Add a little more oil to the pan if desired. Add garlic and bok-choy and stir fry for a few minutes on high heat. Add the egg and scramble for a few minutes.

Put everything together:
Add the noodles and the sauce back to the pan. Mix well; add some salt and cook for a few minutes until the noodles absorb most of the sauce (do not overcook).

Remove from heat. Add tofu and the garnish ingredients. Serve hot with your choice of hot tea.

Hope you all had a great weekend and a good week ahead!

Thursday, February 19, 2015

Preschooler Lunchbox Tips and Ideas

The first time I faced the daunting task of preparing lunchboxes for my preschooler, I have to admit I was worried. I have been spending hours in kitchen for years, but let me tell you, pleasing a preschooler with his/her healthy lunchbox is not a simple task!

As always before starting a new endeavor, I scourged the web for tips and recipes. I found lots of good once for kids but not as many for preschoolers or 3-4 year olds. I wanted the lunchbox recipes to be healthy, home-made and quick with no more than 10mins in the morning to assemble!

So below is a compilation of my tips and some tried-and-tasted lunchbox ideas which I hope will come handy to other new moms faced with the daunting task of preschool lunchboxes :)

Some tips to make the daily lunch boxes hassle free:
  • Bento style lunchboxes with a little bit of everything works best for preschoolers.
    • I add one portion savory meal, one portion fruits, one portion vegetable, one portion dairy and a sweet reward for finishing lunchbox
    • Kids always find something they like...
  • Easy does it...
    • If you are a busy person, accept that and stay away from fancy time consuming recipes for lunchboxes (that's what weekend meals are for!)
    • Your child will love any meal you prepare with love taking in consideration his/her liking - no matter how fancy it looks.
  • Plan in advance! Make lists! 
    • Pick a time of the weekend to jot down what you will put in lunchboxes for the entire next week.
    • Make a grocery list and shop everything over the weekend.
  • Prep ahead
    • I try to prep as much as possible ideally over the weekend or the night before.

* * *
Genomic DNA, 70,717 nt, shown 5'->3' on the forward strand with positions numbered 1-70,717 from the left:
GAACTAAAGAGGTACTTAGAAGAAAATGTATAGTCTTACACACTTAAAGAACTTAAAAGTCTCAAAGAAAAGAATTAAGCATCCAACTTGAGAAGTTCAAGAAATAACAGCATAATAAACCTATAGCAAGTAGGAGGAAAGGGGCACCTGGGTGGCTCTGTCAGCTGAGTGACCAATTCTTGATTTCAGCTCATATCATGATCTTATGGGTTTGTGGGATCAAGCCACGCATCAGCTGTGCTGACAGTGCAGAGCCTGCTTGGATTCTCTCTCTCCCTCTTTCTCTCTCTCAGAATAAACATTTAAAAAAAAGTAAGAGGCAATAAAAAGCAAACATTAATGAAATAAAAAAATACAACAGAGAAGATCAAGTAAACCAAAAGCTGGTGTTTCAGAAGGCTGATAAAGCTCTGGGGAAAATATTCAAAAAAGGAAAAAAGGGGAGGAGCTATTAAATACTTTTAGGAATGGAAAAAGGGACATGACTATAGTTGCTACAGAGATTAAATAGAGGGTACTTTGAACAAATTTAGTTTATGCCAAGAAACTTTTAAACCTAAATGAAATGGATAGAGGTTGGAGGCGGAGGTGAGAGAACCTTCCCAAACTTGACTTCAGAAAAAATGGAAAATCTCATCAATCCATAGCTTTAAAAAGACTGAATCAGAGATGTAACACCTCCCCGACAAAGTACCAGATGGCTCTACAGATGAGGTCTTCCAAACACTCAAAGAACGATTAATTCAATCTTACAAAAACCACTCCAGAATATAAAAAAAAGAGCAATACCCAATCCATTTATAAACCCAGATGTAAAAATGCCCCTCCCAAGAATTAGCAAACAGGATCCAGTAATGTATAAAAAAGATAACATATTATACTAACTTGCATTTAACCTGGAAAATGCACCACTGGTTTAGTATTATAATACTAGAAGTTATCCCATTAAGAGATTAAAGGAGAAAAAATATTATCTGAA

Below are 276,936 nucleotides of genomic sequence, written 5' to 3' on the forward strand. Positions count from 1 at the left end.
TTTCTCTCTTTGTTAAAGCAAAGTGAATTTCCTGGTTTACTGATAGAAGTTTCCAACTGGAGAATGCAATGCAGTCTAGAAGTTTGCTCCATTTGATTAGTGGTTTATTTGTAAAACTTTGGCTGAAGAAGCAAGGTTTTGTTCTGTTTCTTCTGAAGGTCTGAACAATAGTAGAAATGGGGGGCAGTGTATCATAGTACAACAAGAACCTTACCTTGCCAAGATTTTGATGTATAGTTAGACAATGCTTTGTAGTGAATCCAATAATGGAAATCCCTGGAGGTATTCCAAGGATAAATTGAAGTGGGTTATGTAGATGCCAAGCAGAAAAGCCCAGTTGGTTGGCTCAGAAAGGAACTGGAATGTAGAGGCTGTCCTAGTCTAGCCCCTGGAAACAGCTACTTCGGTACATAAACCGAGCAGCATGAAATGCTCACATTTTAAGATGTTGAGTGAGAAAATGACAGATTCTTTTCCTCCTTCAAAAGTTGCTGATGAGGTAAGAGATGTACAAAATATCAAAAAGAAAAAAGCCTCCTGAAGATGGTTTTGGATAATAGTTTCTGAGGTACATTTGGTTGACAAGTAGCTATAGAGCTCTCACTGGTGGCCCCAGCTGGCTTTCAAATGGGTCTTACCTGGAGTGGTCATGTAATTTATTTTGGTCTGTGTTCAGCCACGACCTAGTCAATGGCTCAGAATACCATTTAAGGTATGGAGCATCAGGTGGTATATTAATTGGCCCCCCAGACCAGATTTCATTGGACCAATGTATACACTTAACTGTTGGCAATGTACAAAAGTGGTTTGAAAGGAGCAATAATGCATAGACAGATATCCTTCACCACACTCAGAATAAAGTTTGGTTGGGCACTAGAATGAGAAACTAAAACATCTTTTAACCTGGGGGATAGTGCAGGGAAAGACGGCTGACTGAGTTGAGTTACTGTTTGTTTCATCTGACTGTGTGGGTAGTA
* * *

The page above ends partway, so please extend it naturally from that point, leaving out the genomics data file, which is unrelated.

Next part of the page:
• If your mornings are as crazy as mine, plan to not spend any more than 10mins on lunchbox in the morning, which will make the whole process sustainable and happy for both you and the kids!
  • Add a reward!
    • We do a carry over reward thing - if she finishes her lunchbox today, she will get a reward in lunchbox tomorrow.
    • Reward can be anything from few M&Ms to a breakfast strawberry bar to a piece of chocolate or a mini muffin.
    • They work like magic!!

Here are some ideas for preschool lunchboxes:
  • Main course (lunch is usually served cold for preschoolers):
    • Methi thepla roll with oil & chutney 
    • Stuffed paratha - potatoes, cauliflower, peas paratha
    • Steamed idli
      • we buy prepared idli batter which makes the whole process < 6mins
    • Dosa
    • Rava upma
    • PB&J sandwich
    • Veggie sandwich
      • TJ's masala burger works great!
    • Pulav, tamarind rice, mango rice etc
    • Rajma rice, chole rice
    • Moong bean cheela
  • Fruits:
    • grapes, chopped apples, sliced banana, melons
  • Dairy:
    • Babybel cheese, string cheese
  • Snacking:
    • crackers, TJ's strawberry breakfast rolls
  • Vegetables:
    • Cucumber, sliced yellow/orange/red pepper, roasted broccoli w/ salt & pepper, roasted & mashed yam/sweet potato
Happy lunchboxing...

Saturday, January 31, 2015

Couscous Mint Chutney Side

If you are in a hurry and want a healthy side or a big serving of a side-salad as your main course, this recipe is a great idea!